May 11th, 1990, SOUNDGARDEN and Sub Pop Records released Screaming Life/Fopp, which combined the Jack Endino-produced Screaming Life mini-album (released in 1987) with the Steve Fisk-produced Fopp EP (released in 1988) into one full-length album and released it on cassette and CD. 

Soundgarden’s debut EP, Screaming Life, arrived in 1987. At the time, the general public still considered the term “grunge” to mean dirt on your shoe or grime underneath the sofa. Soundgarden, alongside Washington State neighbours Green River, Malfunkshun, and (the) Melvins, were already rewriting the blueprint for off-kilter rock. Nirvana and Alice In Chains had barely formed, while Mother Love Bone and Mudhoney were still non-existent.  

From the beginning, Soundgarden was a curious dichotomy within a scene that relished individuality and contrast among its musician cohorts. 

Screaming Life was a clarion call to those who heard its feral howl over the din of glam rock polluting the airwaves and magazine stalls in 1987. The band’s first single, “Hunted Down,” roars from the gate with a looping riff from Kim Thayil. Drenched in chorus and heavy on dissonance, it’s immediately apparent that this band has no intention of following the prevailing winds of rock in 1987. 

Nowhere was Soundgarden’s dichotomy embodied more than in the considerable presence of Chris Cornell. Everything was at odds from the very start but somehow fit so perfectly. Here was a shirtless, genetically gifted adonis with the vocal prowess to match fronting an arty, noisy rock band with metal, sludge, new-wave, and goth rock leanings. “Hunted Down” summed up the band’s modus operandi perfectly. It was their opening salvo, and they set out their vision of intent with conviction.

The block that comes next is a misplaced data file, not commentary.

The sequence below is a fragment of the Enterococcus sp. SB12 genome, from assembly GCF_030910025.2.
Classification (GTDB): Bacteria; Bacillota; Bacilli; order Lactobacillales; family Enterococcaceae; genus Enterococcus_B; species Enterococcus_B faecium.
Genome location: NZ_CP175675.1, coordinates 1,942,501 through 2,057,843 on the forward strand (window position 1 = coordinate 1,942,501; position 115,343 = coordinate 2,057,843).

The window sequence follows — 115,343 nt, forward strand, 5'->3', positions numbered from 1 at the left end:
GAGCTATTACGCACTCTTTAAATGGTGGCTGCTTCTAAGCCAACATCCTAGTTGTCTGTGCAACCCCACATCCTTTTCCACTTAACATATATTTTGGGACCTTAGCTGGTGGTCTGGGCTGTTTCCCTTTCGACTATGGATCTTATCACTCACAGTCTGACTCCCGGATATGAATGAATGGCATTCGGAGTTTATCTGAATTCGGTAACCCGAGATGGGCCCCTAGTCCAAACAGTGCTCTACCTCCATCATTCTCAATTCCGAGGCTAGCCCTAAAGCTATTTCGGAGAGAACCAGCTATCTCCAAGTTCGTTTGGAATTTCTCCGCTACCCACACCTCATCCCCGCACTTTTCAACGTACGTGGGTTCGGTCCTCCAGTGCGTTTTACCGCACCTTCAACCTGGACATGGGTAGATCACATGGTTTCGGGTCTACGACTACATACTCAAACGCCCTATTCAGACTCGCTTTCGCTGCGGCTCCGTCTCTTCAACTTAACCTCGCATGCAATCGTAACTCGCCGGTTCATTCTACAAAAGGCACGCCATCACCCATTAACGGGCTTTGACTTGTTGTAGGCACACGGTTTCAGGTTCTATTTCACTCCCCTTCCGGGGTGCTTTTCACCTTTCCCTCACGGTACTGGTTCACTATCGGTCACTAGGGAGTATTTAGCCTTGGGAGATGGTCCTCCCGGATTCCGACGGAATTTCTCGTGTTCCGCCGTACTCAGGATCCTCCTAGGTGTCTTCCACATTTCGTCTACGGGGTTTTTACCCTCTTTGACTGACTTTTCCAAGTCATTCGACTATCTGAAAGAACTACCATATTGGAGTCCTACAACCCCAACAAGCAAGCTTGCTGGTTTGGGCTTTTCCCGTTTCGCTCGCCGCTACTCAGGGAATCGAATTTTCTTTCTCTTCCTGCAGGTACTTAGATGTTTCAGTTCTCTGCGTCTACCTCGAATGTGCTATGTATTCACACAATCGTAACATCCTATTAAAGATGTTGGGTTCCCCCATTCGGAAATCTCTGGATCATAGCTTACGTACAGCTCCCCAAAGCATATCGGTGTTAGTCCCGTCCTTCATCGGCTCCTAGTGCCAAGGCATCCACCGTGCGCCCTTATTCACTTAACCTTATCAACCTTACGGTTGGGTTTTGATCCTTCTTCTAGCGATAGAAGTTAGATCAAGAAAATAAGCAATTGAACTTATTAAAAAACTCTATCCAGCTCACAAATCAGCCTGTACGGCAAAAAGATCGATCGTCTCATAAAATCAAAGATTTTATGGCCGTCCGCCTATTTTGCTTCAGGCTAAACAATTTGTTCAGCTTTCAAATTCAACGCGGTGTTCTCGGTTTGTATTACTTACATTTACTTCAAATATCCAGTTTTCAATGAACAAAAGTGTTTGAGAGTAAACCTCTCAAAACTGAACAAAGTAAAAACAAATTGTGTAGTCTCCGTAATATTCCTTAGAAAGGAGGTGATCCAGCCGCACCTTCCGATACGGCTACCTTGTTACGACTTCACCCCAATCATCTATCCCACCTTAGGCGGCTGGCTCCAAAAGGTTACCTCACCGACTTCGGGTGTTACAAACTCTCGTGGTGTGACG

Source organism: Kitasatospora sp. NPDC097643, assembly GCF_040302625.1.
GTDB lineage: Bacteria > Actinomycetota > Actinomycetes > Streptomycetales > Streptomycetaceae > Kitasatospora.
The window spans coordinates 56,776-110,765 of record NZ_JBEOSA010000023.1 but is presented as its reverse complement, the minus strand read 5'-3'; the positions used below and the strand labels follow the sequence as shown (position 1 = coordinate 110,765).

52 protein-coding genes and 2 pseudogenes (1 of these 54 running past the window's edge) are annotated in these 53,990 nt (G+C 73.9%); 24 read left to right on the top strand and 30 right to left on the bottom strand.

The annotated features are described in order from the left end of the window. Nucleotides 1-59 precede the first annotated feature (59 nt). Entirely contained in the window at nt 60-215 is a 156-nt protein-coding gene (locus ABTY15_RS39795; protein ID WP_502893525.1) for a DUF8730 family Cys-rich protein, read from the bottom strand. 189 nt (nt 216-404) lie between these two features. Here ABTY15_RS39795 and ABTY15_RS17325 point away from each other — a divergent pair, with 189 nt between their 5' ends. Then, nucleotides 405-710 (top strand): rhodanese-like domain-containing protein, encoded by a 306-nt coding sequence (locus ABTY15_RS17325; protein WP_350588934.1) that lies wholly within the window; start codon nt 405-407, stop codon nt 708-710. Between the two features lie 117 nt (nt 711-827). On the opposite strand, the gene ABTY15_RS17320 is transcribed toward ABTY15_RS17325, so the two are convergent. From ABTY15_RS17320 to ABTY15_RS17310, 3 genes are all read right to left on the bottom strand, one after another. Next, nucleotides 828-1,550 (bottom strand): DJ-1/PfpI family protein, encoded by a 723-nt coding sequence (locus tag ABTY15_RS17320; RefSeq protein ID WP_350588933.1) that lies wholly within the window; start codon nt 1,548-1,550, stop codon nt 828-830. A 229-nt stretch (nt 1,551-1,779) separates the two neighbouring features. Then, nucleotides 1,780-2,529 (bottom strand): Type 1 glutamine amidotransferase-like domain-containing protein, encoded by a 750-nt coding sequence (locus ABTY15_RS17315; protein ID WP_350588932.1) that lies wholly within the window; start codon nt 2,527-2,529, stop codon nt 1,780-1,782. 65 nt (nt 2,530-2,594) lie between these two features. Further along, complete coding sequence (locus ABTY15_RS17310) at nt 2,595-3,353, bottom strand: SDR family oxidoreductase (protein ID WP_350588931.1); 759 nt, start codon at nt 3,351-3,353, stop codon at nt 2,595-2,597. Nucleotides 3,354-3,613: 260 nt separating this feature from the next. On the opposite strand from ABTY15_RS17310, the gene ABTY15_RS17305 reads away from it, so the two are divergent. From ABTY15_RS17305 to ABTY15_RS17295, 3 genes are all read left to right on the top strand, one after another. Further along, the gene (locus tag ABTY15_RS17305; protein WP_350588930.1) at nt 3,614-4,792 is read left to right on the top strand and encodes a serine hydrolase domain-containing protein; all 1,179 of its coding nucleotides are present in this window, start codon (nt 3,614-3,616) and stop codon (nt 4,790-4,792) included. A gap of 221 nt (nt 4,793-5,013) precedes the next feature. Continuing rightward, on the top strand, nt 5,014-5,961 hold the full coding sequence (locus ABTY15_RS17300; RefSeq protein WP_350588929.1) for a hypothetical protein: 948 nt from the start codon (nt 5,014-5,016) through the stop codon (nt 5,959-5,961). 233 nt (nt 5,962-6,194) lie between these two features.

Matt Cameron’s infectious drum pattern kicks off track two, “Entering.” Soon, the song morphs into a thunderous romp of barbed guitar lines and Cornell’s incessant wails. The song breaks down again, with Thayil coaxing Cure-like guitar atmospherics from his Guild over Cornell’s ominous spoken word musings. “Entering” is one of Soundgarden’s lost classics—an incredible trip through the twisted vision of a band of young visionaries. 

“Tears To Forget” is an astonishingly feral punk rock blast. Cornell adopts an almost-death metal shredded rasp, which he never returned to throughout the rest of his recorded career. Musically, Kim Thayil shreds through a litany of stunningly aggressive riffs as Matt Cameron and Hiro Yamamoto navigate an obstacle course of rhythmic dynamics.

“Little Joe” is a melting pot of new-wave, pop, punk and funk influences. Cornell’s vibrato is high-pitched and exaggerated—Cameron and Yamamoto’s rhythm section channel Chris Frantz and Tina Weymouth of Talking Heads. Kim Thayil splashes rich shades of colour throughout; his guitar flourishes are expressive and exhilarating in their wild abandon, referencing The Cure, John McGeoch and PIL.

“Nothing To Say” gives credence to the school of thought that Soundgarden were the natural heirs to the Black Sabbath throne. Doom-laden and deliberate in its funeral march, the song possesses all the foreboding and bleak atmosphere each member could wring out of their instruments.